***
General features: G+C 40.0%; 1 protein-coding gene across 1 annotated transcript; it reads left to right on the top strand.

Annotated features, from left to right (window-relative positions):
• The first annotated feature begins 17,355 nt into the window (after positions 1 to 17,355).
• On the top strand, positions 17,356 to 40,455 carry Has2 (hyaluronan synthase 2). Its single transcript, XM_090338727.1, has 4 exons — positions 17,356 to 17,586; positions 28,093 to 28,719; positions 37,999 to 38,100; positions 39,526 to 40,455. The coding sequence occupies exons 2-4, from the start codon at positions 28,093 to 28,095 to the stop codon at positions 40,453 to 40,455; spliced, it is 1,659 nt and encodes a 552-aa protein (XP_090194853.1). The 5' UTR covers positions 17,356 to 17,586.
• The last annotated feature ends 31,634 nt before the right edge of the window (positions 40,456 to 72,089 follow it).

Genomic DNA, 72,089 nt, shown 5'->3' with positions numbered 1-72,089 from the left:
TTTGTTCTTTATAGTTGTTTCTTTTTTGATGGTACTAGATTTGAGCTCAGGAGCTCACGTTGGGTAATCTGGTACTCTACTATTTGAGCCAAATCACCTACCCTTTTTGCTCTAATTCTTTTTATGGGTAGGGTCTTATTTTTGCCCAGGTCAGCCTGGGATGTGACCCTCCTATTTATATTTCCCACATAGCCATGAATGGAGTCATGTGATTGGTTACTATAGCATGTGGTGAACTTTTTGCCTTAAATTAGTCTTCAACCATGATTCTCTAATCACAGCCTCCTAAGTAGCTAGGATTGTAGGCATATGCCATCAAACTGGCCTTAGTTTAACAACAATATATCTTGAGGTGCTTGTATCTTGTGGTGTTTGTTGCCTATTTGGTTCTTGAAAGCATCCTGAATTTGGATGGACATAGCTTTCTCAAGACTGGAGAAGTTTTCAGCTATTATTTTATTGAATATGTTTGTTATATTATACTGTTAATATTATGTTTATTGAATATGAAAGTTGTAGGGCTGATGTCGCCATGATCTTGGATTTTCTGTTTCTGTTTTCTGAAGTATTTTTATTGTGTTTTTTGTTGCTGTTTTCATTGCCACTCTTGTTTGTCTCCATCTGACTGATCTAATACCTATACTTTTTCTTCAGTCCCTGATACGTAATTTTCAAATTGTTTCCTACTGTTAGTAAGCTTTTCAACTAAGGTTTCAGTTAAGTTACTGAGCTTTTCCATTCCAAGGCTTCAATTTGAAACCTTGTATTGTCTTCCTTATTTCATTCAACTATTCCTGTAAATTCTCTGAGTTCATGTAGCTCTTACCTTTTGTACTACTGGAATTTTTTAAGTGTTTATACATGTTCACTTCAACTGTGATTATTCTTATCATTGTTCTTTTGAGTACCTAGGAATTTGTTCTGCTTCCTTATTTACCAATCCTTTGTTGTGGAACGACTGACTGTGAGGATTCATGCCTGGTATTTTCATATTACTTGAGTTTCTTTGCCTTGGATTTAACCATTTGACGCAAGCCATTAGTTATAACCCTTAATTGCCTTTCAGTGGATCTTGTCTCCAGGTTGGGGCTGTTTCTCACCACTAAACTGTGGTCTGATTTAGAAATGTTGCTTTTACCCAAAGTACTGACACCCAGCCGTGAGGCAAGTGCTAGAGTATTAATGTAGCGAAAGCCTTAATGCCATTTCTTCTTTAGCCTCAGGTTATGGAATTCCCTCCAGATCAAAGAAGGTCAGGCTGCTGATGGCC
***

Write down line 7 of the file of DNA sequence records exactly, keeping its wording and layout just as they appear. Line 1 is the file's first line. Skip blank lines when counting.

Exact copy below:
TTTGTTCTTTATAGTTGTTTCTTTTTTGATGGTACTAGATTTGAGCTCAGGAGCTCACGTTGGGTAATCTGGTACTCTACTATTTGAGCCAAATCACCTACCCTTTTTGCTCTAATTCTTTTTATGGGTAGGGTCTTATTTTTGCCCAGGTCAGCCTGGGATGTGACCCTCCTATTTATATTTCCCACATAGCCATGAATGGAGTCATGTGATTGGTTACTATAGCATGTGGTGAACTTTTTGCCTTAAATTAGTCTTCAACCATGATTCTCTAATCACAGCCTCCTAAGTAGCTAGGATTGTAGGCATATGCCATCAAACTGGCCTTAGTTTAACAACAATATATCTTGAGGTGCTTGTATCTTGTGGTGTTTGTTGCCTATTTGGTTCTTGAAAGCATCCTGAATTTGGATGGACATAGCTTTCTCAAGACTGGAGAAGTTTTCAGCTATTATTTTATTGAATATGTTTGTTATATTATACTGTTAATATTATGTTTATTGAATATGAAAGTTGTAGGGCTGATGTCGCCATGATCTTGGATTTTCTGTTTCTGTTTTCTGAAGTATTTTTATTGTGTTTTTTGTTGCTGTTTTCATTGCCACTCTTGTTTGTCTCCATCTGACTGATCTAATACCTATACTTTTTCTTCAGTCCCTGATACGTAATTTTCAAATTGTTTCCTACTGTTAGTAAGCTTTTCAACTAAGGTTTCAGTTAAGTTACTGAGCTTTTCCATTCCAAGGCTTCAATTTGAAACCTTGTATTGTCTTCCTTATTTCATTCAACTATTCCTGTAAATTCTCTGAGTTCATGTAGCTCTTACCTTTTGTACTACTGGAATTTTTTAAGTGTTTATACATGTTCACTTCAACTGTGATTATTCTTATCATTGTTCTTTTGAGTACCTAGGAATTTGTTCTGCTTCCTTATTTACCAATCCTTTGTTGTGGAACGACTGACTGTGAGGATTCATGCCTGGTATTTTCATATTACTTGAGTTTCTTTGCCTTGGATTTAACCATTTGACGCAAGCCATTAGTTATAACCCTTAATTGCCTTTCAGTGGATCTTGTCTCCAGGTTGGGGCTGTTTCTCACCACTAAACTGTGGTCTGATTTAGAAATGTTGCTTTTACCCAAAGTACTGACACCCAGCCGTGAGGCAAGTGCTAGAGTATTAATGTAGCGAAAGCCTTAATGCCATTTCTTCTTTAGCCTCAGGTTATGGAATTCCCTCCAGATCAAAGAAGGTCAGGCTGCTGATGGCC